Exciting news!! IN SEARCH OF AVERY WILLARD has officially wrapped post-production and will begin touring festivals this summer! Produced concurrently and in partnership with KEEP THE LIGHTS ON, this companion documentary short chronicles the life and work of one of queer art’s most fascinating and elusive innovators.
We are proud to announce that IN SEARCH OF AVERY WILLARD will have it’s official world premiere at the 2012 New Jersey International Film Festival! The festival will take place from June 1-17, and ISOAW will premiere on Sunday, June 10th at 7:00pm in Vorhees Hall on the Rutgers University campus. For details and ticket information, click HERE.
Many more exciting festival announcements are on the way, and we are so grateful to have the opportunity to finally share this film with the world. However, in order to do so, WE NEED YOUR HELP!
We’re in the homestretch, but this final leg – the distribution phase – requires funding for travel and exhibition materials that exceeds our micro production budget. Today marks the launch of our 30-day Kickstarter campaign to raise the necessary funds for our festival tour. We are asking YOU to help IN SEARCH OF AVERY WILLARD reach audiences around the world by making a donation. As a token of our gratitude, we are offering a variety of unique rewards for contributors.
Watch our Kickstarter video above and CLICK HERE TO MAKE A DONATION!
Please help us spread the word by re-posting the campaign link on social media and sharing with family and friends. On behalf of the entire ISOAW team, thank you in advance for your generosity and support!
Director, In Search of Avery Willard
Our Man in Tribeca: A Fish Out Of Water
TFF 2012: To Live And Die For Globalization by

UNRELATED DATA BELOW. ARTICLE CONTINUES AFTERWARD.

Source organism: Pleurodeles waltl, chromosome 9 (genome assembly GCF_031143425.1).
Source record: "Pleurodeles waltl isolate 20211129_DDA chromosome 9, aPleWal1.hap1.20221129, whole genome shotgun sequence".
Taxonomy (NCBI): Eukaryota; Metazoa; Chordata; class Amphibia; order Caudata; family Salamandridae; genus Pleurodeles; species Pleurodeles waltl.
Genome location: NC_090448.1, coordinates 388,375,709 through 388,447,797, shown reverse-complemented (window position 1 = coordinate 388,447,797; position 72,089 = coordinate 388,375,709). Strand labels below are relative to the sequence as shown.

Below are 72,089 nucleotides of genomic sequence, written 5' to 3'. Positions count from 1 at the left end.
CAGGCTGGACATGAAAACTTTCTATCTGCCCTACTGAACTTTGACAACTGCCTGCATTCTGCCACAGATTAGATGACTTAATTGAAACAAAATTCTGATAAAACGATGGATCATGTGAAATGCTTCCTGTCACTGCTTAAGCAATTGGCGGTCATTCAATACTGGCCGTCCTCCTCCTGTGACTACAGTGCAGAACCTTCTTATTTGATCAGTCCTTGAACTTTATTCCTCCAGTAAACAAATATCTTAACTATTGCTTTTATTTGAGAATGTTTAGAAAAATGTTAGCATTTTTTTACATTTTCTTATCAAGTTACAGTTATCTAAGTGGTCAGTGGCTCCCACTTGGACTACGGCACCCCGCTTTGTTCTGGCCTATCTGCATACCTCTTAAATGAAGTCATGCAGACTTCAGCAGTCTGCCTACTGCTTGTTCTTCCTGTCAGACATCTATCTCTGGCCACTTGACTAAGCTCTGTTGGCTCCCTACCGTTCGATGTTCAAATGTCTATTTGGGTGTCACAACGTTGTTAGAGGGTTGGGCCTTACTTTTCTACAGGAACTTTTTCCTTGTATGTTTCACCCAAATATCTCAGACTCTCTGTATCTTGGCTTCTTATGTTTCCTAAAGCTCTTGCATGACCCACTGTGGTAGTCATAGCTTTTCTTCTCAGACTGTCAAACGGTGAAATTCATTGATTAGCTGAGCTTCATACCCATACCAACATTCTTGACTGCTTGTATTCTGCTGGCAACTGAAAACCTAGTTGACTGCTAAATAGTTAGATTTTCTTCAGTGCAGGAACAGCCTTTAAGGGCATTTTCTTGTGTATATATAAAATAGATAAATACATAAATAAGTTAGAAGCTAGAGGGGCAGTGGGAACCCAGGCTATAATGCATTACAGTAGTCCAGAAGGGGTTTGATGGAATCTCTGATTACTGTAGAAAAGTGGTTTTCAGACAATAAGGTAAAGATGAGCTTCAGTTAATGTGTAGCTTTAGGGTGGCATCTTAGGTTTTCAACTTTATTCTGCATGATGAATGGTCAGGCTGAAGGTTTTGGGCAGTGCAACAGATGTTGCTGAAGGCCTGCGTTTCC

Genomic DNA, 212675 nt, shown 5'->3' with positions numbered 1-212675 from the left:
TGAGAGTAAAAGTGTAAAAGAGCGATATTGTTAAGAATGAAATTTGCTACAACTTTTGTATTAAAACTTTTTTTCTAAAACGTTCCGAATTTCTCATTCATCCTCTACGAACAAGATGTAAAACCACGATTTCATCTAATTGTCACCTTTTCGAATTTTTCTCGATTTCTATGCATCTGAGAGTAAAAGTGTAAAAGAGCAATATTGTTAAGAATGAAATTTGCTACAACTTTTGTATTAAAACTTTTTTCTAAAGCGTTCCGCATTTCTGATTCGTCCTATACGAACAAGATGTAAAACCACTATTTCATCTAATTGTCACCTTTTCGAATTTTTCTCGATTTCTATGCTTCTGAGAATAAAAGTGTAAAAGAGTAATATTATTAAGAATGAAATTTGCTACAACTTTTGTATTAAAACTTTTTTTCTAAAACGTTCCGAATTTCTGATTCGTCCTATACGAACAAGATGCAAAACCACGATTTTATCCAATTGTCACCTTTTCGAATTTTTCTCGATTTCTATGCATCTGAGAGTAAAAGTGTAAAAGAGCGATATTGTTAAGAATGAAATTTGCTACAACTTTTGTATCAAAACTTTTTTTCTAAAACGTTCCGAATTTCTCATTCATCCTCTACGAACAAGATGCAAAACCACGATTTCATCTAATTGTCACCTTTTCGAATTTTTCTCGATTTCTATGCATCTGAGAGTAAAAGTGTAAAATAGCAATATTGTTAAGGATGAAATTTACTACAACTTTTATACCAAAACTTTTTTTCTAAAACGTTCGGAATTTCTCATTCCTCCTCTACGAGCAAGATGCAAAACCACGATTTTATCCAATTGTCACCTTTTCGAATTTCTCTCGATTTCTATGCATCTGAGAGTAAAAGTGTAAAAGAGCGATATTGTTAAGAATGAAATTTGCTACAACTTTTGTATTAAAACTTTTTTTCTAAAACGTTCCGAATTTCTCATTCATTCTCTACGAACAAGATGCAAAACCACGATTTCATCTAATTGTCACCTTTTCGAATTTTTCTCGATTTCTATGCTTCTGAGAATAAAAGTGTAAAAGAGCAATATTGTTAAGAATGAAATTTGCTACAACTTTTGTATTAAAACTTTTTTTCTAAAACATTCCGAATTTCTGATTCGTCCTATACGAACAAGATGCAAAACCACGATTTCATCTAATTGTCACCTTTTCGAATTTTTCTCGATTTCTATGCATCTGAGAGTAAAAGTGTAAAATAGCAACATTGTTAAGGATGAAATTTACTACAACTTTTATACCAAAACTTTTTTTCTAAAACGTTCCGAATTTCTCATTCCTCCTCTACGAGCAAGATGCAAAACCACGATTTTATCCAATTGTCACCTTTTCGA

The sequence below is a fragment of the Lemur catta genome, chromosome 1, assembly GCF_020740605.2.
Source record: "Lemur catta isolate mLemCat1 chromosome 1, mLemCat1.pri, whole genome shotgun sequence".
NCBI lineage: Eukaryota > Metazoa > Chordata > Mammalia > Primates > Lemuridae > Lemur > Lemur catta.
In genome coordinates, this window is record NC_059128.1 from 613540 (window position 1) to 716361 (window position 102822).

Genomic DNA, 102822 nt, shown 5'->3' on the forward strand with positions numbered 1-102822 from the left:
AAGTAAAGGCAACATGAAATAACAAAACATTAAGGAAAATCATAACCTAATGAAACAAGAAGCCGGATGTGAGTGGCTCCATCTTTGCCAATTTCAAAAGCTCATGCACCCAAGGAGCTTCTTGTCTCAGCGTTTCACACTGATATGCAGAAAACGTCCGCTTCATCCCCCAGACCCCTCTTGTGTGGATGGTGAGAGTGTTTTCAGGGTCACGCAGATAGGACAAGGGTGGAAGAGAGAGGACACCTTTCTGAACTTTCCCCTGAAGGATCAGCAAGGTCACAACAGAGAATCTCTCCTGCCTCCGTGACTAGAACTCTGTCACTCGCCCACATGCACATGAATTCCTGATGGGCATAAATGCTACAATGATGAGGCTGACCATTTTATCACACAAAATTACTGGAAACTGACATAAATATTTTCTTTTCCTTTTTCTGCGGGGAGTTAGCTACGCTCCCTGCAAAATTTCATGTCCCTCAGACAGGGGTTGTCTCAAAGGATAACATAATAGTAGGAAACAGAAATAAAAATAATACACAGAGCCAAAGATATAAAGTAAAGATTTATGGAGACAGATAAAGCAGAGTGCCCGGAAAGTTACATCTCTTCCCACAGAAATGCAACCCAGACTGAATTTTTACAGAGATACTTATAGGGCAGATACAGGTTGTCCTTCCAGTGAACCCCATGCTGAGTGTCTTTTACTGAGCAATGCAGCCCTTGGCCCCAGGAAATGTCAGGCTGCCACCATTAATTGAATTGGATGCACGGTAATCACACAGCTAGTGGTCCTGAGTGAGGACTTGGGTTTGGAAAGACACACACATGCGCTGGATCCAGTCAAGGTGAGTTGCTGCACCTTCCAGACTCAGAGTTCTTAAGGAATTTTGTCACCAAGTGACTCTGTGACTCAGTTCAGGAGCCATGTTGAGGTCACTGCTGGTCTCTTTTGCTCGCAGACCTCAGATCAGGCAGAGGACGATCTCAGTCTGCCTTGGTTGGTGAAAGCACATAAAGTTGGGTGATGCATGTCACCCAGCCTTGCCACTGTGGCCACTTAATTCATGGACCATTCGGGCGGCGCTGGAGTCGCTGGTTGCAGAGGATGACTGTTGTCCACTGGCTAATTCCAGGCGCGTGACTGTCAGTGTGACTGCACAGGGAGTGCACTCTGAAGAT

I saw press crying at Tribeca’s pre-festival screenings. Actually, I heard them sobbing in the dark. Old-timers here told me it rarely happens. If ever. “Never.” So why was I so “lucky?”
Maybe it’s the recession, but man’s isolation in his fight against the “machine” is at the festival’s core. “When you’re cut off from social network you get lonely and die,” an artist explains in Antonino D’Ambrosio’s breathtaking Let Fury Have The Hour. But before death, Tribeca shows how haunted we are. A rallying cry of a fight we can’t resist. My first week here I felt depressed and encouraged all at once. More…
The Force is Still With Me by
I love Star Wars. There’s no ifs, ands, or buts. It is a simple fact. Over the years I have collected a small parcel of Star Wars merchandise that is prominently displayed in my apartment. I never thought I’d look like such a nerd, but in fact, I do. This results in a fair amount of teasing and ribbing from friends and acquaintances. When these jibes occur, I think about my love of George Lucas’ fantasy epic and I wonder exactly why it has affected me so much.
When I was in fifth grade, I entered my first day of classes ready to make new friends and reconnect with old ones. During the first week I kept hearing rumblings about a movie everyone loved called Star Wars. Being a movie junkie today, I find it almost alarming that I had no idea what they were all talking about. But the more they told me, the more I was intrigued. More…